The reaction came after Deputy Prime Minister and Education Minister Kim Shin-il unveiled plans to upgrade the English skills of students through the intensive training of teachers. The minister is ambitious enough to mandate all English teachers to conduct classes in English by 2015.

Does anyone besides me wonder if Minister Kim can speak a lick of English?
The plan is a tall order for Korean English teachers and many CEOs say the direction is right but question whether the plan can stick to its schedule without causing resistance from teachers.

"tall order" I hate to be the pessimist here but that doesn't even begin to describe the cluster@#@#$ this is going to be if it even gets off the ground. And can anything be done without resistance from the teachers? More specifically the Teacher's Union? Experience says flatly "NO"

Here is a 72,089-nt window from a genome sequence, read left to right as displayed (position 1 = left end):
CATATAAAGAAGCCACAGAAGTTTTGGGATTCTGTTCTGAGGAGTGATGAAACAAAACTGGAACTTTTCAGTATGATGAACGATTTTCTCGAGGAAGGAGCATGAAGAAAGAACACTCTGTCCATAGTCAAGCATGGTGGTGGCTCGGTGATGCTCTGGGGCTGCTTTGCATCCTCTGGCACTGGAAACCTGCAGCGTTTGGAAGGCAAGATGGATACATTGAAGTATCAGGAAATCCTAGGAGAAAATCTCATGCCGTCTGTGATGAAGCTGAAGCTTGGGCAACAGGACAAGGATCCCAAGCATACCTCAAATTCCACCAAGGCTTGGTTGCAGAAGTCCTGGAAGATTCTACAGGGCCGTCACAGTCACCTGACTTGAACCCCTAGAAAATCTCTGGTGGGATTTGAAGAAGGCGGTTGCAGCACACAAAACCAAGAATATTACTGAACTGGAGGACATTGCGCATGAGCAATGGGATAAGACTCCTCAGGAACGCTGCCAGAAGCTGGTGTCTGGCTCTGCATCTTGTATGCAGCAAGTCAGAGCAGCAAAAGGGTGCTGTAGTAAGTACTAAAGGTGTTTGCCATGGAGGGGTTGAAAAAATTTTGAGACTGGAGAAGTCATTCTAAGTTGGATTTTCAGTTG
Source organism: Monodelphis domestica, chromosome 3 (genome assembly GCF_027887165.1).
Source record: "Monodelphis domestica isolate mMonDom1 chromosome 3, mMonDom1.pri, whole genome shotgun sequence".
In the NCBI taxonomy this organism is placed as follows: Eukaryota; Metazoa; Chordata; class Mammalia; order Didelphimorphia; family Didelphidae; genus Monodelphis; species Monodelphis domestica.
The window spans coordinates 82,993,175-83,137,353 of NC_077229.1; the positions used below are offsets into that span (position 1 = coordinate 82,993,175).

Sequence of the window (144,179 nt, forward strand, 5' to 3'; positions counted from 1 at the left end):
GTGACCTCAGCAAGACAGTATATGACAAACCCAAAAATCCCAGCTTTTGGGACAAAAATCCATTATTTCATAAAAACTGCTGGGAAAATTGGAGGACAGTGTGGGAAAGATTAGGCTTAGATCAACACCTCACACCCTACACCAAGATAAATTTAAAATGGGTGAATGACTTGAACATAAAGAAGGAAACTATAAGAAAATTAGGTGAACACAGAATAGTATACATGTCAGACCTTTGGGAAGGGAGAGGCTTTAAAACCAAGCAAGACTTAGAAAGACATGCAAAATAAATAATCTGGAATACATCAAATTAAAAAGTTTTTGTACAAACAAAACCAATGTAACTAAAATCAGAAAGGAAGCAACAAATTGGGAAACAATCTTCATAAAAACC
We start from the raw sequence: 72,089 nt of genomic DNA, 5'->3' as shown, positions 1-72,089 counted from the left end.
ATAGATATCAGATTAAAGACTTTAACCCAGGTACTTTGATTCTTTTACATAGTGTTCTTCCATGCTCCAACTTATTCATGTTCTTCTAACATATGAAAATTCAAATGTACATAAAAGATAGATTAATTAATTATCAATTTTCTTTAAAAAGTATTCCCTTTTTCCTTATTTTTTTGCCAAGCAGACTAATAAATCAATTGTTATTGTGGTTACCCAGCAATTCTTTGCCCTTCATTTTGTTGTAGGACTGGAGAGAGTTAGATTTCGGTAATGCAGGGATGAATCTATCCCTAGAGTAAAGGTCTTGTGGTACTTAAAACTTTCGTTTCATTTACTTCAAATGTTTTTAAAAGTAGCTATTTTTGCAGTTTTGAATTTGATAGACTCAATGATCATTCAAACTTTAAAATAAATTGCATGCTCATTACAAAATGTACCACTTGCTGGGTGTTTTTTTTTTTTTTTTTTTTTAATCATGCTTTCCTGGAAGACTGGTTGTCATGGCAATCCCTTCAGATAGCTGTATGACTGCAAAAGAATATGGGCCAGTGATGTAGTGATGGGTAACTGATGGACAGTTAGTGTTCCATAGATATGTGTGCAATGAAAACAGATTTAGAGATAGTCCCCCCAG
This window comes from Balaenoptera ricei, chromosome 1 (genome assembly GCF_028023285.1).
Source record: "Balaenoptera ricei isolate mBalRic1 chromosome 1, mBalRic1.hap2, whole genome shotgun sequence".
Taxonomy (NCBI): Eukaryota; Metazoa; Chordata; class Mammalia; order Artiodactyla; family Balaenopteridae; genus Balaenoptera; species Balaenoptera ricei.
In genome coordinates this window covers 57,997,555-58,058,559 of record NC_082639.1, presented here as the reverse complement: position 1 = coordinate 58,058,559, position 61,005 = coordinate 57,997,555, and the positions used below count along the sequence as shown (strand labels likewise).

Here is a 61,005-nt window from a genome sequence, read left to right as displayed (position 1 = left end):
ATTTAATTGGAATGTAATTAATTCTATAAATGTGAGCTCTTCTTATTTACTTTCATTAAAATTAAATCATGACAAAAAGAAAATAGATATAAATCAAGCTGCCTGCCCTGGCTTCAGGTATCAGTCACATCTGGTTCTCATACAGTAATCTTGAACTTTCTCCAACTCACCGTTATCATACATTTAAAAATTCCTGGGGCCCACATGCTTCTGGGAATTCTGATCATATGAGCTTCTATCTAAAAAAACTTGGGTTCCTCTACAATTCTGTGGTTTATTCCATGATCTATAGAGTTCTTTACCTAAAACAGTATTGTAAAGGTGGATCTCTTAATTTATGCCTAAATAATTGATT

``If the government wants to change English teachers, the change should come from English teachers themselves. We teachers will never accept these oppressive changes,’’
said Song Jae-hyeok, an English teacher at MunChang Middle School in downtown Seoul.

See what I mean? I can see the English teachers out on the street now with signs like this that say "No English Do Korean"
Some policy makers criticize the plan for being lacking in detail.

And anyone is suprised by this?
``In this age of globalization, it sounds plausible, but the unrealistic plan gives me a bitter smile,’’ said Rep. Chung Moon-hun of the main opposition Grand National Party (GNP)

What the heck does that mean? Did he say that in English or did someone just show us how well they learned English in school.
The minister calls for increasing by 10 times the budget for upgrading English-language education between now and 2008.

Somebody was going to mention money sooner or later. Is anyone besides me feeling any similarity between this and Former Seoul Mayor Lee's plan to build a canal through Korea?